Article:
All of us have admired the myth of the tortured artist at some point in time. Have you not been in awe of the “Starry Night” (1899)? It is normal to wonder what Van Gogh went through when he took up his brushes and painted the classic. However, art is not bound by such stereotypes. In fact, art is now a part of therapy.
What comes to your mind when someone utters the word “therapy”? Definitely not blank papers and bottles of paint! You’re most likely to imagine a cozy room with a sofa and loads of fat books on how the mind works. Well, things are changing and art therapy is now a thing. The main purpose of therapy is to come to terms with your unprocessed feelings and express them. For some people talking itself is a stressful task and so they prefer putting it on paper. It is a less exhausting way for them to explore their issues.
Dr. Sheridan Linnell, who runs the Master of Art Therapy course at the University of Western Sydney says, “expression through art can be healing in itself, and it can also be a stepping stone for being able to make sense of yourself and express your story to others.” Creativity can be an outlet for your pent up emotions or a way to get in touch with your subconscious mind. People who suffer from PTSD (Post-traumatic stress disorder) find it difficult to articulate their lived experiences and art comes to their rescue.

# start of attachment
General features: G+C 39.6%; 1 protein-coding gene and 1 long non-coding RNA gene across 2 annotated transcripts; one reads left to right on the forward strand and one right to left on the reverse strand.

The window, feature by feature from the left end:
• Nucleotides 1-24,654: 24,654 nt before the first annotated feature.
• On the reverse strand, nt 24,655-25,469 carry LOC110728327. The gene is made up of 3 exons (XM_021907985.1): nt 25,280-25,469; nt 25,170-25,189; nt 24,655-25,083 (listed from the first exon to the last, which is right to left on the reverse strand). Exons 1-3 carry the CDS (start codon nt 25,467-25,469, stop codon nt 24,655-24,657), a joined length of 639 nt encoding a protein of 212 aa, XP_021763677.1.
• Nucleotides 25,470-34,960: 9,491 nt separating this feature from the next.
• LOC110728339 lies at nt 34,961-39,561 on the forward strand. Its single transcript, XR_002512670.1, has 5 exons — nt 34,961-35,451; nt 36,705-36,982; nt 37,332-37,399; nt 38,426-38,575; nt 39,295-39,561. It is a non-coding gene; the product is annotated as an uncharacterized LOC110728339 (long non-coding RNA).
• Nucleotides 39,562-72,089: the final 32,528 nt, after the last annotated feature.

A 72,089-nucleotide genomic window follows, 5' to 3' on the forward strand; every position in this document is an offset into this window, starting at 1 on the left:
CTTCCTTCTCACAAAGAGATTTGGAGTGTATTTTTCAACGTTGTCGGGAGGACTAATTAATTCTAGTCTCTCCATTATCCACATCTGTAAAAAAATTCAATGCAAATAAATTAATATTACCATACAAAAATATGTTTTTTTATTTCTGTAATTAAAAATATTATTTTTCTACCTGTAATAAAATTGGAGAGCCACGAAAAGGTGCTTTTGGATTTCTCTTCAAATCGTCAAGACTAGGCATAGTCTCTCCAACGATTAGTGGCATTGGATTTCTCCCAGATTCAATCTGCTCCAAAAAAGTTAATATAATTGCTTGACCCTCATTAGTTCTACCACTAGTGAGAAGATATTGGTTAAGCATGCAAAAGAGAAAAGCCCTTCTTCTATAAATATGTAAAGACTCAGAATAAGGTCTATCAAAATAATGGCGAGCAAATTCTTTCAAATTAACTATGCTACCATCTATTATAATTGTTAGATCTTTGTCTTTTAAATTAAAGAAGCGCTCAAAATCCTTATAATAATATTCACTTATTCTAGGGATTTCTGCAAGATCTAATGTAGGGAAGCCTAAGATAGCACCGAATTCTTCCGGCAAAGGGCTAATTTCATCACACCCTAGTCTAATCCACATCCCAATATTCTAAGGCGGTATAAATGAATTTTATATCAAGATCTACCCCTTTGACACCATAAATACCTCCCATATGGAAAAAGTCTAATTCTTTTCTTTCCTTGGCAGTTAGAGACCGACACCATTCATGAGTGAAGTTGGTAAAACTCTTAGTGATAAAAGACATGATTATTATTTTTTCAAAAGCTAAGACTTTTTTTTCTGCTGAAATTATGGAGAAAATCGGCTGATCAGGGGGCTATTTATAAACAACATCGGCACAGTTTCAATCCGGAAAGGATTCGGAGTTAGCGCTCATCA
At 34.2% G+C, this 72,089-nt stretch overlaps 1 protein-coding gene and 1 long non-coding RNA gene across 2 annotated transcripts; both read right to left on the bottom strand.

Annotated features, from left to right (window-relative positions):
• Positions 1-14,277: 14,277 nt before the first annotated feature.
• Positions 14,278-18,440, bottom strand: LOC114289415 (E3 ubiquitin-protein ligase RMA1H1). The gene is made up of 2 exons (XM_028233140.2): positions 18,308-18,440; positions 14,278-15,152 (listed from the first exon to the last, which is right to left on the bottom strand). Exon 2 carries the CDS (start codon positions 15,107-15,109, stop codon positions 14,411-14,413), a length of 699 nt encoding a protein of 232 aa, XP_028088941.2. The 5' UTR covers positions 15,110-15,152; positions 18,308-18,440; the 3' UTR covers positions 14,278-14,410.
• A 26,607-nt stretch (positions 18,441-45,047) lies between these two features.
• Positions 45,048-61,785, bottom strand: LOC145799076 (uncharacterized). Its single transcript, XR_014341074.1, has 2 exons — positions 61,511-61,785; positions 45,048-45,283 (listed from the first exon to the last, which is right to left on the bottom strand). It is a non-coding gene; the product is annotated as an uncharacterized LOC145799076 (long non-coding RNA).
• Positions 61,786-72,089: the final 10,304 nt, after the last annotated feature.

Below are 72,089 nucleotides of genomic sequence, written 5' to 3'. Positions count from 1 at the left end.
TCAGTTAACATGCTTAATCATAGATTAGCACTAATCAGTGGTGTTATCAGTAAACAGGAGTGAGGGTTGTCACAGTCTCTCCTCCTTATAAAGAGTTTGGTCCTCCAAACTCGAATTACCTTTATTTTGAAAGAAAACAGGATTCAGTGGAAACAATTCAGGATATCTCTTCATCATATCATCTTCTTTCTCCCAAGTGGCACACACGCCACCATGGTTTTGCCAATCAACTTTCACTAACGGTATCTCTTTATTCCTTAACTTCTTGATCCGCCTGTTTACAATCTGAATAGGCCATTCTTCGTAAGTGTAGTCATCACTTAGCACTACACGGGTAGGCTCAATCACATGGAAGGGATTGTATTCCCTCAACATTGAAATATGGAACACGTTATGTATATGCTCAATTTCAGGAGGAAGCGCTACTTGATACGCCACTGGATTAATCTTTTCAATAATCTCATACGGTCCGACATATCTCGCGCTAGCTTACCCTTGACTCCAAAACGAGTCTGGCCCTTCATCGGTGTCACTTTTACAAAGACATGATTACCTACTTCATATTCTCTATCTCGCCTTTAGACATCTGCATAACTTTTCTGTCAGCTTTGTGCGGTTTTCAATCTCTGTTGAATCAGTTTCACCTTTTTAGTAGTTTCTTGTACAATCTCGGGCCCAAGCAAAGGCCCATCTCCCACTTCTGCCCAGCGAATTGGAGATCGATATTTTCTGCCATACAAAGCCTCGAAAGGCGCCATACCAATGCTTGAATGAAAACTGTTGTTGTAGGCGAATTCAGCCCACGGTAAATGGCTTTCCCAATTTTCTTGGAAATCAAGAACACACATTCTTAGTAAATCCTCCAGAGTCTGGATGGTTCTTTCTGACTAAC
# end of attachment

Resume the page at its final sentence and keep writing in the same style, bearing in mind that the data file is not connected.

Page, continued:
Art therapist Melissa Walker says in her Ted Talk, “Due to advances in technology and neuroimaging, we now know there’s an actual shut down in the Broca’s – or the speech-language area of the brain – after an individual experiences trauma.” An isolated interaction can very often trigger such people hence they find group activities much more relaxing. It is mostly the kids who embrace this form of therapy as it is a game for them. If you sign up for family art therapy, you are reconnecting with each other while working on your own problems.
Is it only painting that is considered to be therapeutic? Dr. Sheridan Linnell explains that the spectrum of contemporary art is a wide one. It includes text, music, gardening, dancing, digital art, or anything under the sun that works for the patient. The aim is to make the patient feel at ease with his or her mind.
The focus of art therapy is not the ultimate result but the journey. There should not be any anxiety associated with the artwork, it is just a creative exercise. It should help one to gather their sense of self, something PTSD patients struggle with. Some people might need medication vis-a-vis therapy for best results, while others may benefit from a mix of various art forms.
Breaking away from traditional therapy practices may help in de-stigmatizing mental health. It is still a taboo topic in various parts of the world, hence, something as liberating as art might make it seem more accessible to the masses. Will you consider making art for therapy’s sake?
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